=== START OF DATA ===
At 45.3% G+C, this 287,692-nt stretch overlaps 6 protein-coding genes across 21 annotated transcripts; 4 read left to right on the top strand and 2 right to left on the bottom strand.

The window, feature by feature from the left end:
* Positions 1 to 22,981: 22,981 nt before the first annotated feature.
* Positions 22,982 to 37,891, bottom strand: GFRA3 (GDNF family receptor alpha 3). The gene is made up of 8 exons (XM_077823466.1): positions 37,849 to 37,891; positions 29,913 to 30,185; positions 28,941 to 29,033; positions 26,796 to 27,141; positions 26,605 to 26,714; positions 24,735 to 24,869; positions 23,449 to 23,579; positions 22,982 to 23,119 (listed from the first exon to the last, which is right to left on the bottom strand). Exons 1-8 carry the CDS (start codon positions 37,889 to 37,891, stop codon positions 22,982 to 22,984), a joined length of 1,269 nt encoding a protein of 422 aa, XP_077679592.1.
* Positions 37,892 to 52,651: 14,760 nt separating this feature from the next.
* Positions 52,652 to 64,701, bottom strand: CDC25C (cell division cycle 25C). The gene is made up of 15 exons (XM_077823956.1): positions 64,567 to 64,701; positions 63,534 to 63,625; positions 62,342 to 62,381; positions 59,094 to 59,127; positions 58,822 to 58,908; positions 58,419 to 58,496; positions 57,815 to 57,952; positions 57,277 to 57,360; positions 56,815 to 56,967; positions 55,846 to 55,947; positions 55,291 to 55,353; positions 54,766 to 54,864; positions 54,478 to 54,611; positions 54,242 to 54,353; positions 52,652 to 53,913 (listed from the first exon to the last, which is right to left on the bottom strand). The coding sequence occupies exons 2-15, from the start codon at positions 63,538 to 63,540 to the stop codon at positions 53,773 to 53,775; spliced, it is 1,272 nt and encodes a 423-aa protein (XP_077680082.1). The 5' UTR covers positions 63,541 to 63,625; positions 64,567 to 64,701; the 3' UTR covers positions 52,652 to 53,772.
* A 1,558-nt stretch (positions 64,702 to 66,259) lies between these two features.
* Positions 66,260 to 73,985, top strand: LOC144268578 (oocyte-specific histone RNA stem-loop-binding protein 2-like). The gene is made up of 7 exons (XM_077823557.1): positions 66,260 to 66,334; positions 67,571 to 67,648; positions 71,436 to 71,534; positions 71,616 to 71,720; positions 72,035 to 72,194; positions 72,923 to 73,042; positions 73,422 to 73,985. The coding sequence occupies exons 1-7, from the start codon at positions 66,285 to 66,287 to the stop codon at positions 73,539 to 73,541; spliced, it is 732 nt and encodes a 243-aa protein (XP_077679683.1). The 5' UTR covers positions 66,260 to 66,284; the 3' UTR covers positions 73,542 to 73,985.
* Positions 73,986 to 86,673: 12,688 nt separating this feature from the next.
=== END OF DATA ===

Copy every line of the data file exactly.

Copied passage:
At 45.3% G+C, this 287,692-nt stretch overlaps 6 protein-coding genes across 21 annotated transcripts; 4 read left to right on the top strand and 2 right to left on the bottom strand.

The window, feature by feature from the left end:
* Positions 1 to 22,981: 22,981 nt before the first annotated feature.
* Positions 22,982 to 37,891, bottom strand: GFRA3 (GDNF family receptor alpha 3). The gene is made up of 8 exons (XM_077823466.1): positions 37,849 to 37,891; positions 29,913 to 30,185; positions 28,941 to 29,033; positions 26,796 to 27,141; positions 26,605 to 26,714; positions 24,735 to 24,869; positions 23,449 to 23,579; positions 22,982 to 23,119 (listed from the first exon to the last, which is right to left on the bottom strand). Exons 1-8 carry the CDS (start codon positions 37,889 to 37,891, stop codon positions 22,982 to 22,984), a joined length of 1,269 nt encoding a protein of 422 aa, XP_077679592.1.
* Positions 37,892 to 52,651: 14,760 nt separating this feature from the next.
* Positions 52,652 to 64,701, bottom strand: CDC25C (cell division cycle 25C). The gene is made up of 15 exons (XM_077823956.1): positions 64,567 to 64,701; positions 63,534 to 63,625; positions 62,342 to 62,381; positions 59,094 to 59,127; positions 58,822 to 58,908; positions 58,419 to 58,496; positions 57,815 to 57,952; positions 57,277 to 57,360; positions 56,815 to 56,967; positions 55,846 to 55,947; positions 55,291 to 55,353; positions 54,766 to 54,864; positions 54,478 to 54,611; positions 54,242 to 54,353; positions 52,652 to 53,913 (listed from the first exon to the last, which is right to left on the bottom strand). The coding sequence occupies exons 2-15, from the start codon at positions 63,538 to 63,540 to the stop codon at positions 53,773 to 53,775; spliced, it is 1,272 nt and encodes a 423-aa protein (XP_077680082.1). The 5' UTR covers positions 63,541 to 63,625; positions 64,567 to 64,701; the 3' UTR covers positions 52,652 to 53,772.
* A 1,558-nt stretch (positions 64,702 to 66,259) lies between these two features.
* Positions 66,260 to 73,985, top strand: LOC144268578 (oocyte-specific histone RNA stem-loop-binding protein 2-like). The gene is made up of 7 exons (XM_077823557.1): positions 66,260 to 66,334; positions 67,571 to 67,648; positions 71,436 to 71,534; positions 71,616 to 71,720; positions 72,035 to 72,194; positions 72,923 to 73,042; positions 73,422 to 73,985. The coding sequence occupies exons 1-7, from the start codon at positions 66,285 to 66,287 to the stop codon at positions 73,539 to 73,541; spliced, it is 732 nt and encodes a 243-aa protein (XP_077679683.1). The 5' UTR covers positions 66,260 to 66,284; the 3' UTR covers positions 73,542 to 73,985.
* Positions 73,986 to 86,673: 12,688 nt separating this feature from the next.